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What Is Carbon Steel Cookware?

Carbon Steel Cookware is the perfect hybrid between Stainless Steel and Cast Iron. Here’s what else you need to know about it.

By Emily Borst
Jun 7, 2021
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Carbon Steel Cookware combines the best qualities of Stainless Steel and Cast Iron Cookware. Made from a blend of iron and carbon, it has the heat control and cooking speed of Stainless Steel along with the heat retention and non stick properties of Cast Iron.

Known for its French origin and prevalence in professional kitchens around the world, Carbon Steel Cookware is quickly becoming more and more popular with home cooks as well. If you’ve never cooked with, or even heard of, Carbon Steel before, you’ve come to the right place. Find out all about its properties and why Carbon Steel is a must-have in your kitchen.

Why Carbon Steel?

Carbon Steel can withstand temperatures up to 1200F, is lightweight, and responds to changes in temperature extremely quickly. It’s one of the safest and most versatile cooking surfaces, as it can be used on the stovetop, in the oven, on the grill, and even over an open flame.

What Is it Made From?

Much like Cast Iron, Carbon Steel is an alloy, or metal mixture, made up of iron and carbon. One of its main distinguishing features, however, is its weight—the percentage of iron to carbon makes it both lighter and more durable than its Cast Iron counterpart.

Our Carbon Steel Cookware is composed of 99% iron and 1% carbon, while Cast Iron generally has a 2–4% carbon composition. For reference, our 12” Carbon Steel Frying Pan weighs 4.5 pounds, while a Lodge Cast Iron frying pan weighs in at 7.89 pounds.

Where Is it Made?

Our Carbon Steel Cookware is crafted by artisans in France. With decades of craftsmanship, they use only the finest raw materials to craft quality pieces of cookware that will last a lifetime.

What Is the Blue in “Blue Carbon Steel?”

The “blue” on your Blue Carbon Steel Pan is not a color coating. It’s the result of a heating treatment called "annealing" that protects the pan from oxidation during transit. This blue color will change drastically over the first month of cooking, including completely fading away.

Is it Non Stick?

While Carbon Steel does not come out of the box with a non stick coating, over time it will build up a non stick patina. The more you use your pan, the faster it will build up a surface that can handle even the most delicate, flaky fish. After the initial seasoning, we recommend cooking fatty foods, like bacon or steak, to fast-track your way to a non stick surface.

Cooking with Carbon Steel

There’s a reason Carbon Steel is trusted in both professional and home kitchens around the world.  Here are just a few of the advantages of cooking with Carbon Steel.

  • Cooking Surface: Once your Carbon Steel Pan has built up a non stick patina, you have endless options of what you can make in your Pan. We recommend cooking something fatty, like bacon, in your Pan after its first seasoning to build up its non stick surface.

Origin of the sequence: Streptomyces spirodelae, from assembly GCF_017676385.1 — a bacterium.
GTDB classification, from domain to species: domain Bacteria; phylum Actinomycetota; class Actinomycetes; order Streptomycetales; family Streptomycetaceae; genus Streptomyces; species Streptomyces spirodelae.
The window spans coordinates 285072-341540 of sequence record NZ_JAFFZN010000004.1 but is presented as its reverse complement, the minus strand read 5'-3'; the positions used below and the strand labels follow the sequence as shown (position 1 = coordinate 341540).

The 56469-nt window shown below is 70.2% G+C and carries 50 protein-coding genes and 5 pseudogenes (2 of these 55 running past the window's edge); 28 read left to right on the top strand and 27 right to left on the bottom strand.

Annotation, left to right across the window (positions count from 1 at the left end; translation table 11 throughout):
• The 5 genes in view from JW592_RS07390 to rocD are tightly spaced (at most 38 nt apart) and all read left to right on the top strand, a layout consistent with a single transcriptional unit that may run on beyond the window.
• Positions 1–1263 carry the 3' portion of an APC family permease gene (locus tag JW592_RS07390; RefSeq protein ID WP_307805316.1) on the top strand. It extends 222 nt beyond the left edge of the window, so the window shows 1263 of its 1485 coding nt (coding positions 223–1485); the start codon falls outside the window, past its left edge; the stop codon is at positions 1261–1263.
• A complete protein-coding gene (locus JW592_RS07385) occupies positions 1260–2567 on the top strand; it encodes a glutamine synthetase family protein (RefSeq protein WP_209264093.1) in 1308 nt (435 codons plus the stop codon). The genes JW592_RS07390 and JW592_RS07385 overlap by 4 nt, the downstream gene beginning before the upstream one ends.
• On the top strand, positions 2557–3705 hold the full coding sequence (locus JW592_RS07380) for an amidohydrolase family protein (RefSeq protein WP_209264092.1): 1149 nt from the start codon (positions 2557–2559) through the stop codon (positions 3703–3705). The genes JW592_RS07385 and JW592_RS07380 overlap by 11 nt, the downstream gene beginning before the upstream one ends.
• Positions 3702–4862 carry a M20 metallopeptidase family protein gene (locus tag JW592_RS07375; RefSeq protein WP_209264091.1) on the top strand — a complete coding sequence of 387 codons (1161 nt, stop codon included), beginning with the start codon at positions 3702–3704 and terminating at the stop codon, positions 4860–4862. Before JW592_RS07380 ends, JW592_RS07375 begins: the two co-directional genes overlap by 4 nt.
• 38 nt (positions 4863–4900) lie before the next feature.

• Heat Responsiveness: If you’ve ever needed to frantically adjust the heat under a low-quality pan, then you understand the frustration of burnt food. There’s no need to worry about that with Carbon Steel—you can go from searing a steak to lightly browning your butter to baste.

  • Strength: Carbon Steel’s structural steel gives it a strong core and allows it to withstand extreme temperatures, so you can use your Pan over high heat on the stove, directly over a fire, or even in a conventional or brick oven.

  • Versatility:  The strength and durability of Carbon Steel makes it ideal for many different dishes and settings. Plus, because it’s so lightweight, you can move it from the stovetop to the grill with ease.

Are There Any Downsides?

While we haven’t been able to find any downsides of cooking with Carbon Steel, there are two considerations to keep in mind—namely regarding care and what ingredients to avoid.

  • Care: Due to its high iron content, Carbon Steel can rust when exposed to high amounts of moisture (like after a cleaning or being in a humid environment). For this reason, the best way to clean your Pan is to wipe it out with a paper towel or rag to remove any food residue. Just like with Cast Iron Cookware, you should avoid using soap. If it gets really dirty, try these cleaning methods. As with all of our Cookware, Carbon Steel should not be cleaned in the dishwasher.

  • Food to Avoid: Much like Cast Iron, Carbon Steel is not ideal for cooking highly acidic foods. Large quantities of tomatoes, vinegar, wine, and citrus can strip the seasoning from your Pan. If this happens, you’ll just need to reseason it.

Seasoning Carbon Steel

Carbon Steel needs to be seasoned out of the box and before its first use. This provides a layer of oil between the metal surface of the pan and the ingredients your pan comes into contact with, and helps to build up a non stick surface that Carbon Steel is famous for.

Read our guides to learn more about seasoning and when to reseason your Pan.

If you’re torn on whether or not you need to add Carbon Steel Cookware to your kitchen, remember that it’s not just one type of Pan but one of the most versatile materials out there. We think Carbon Steel is an essential addition to every home cook’s arsenal. Whether you’re using a Wok, Pizza Steel, Paella Pan, or Roasting Pan, you’re sure to see the difference after cooking just one meal.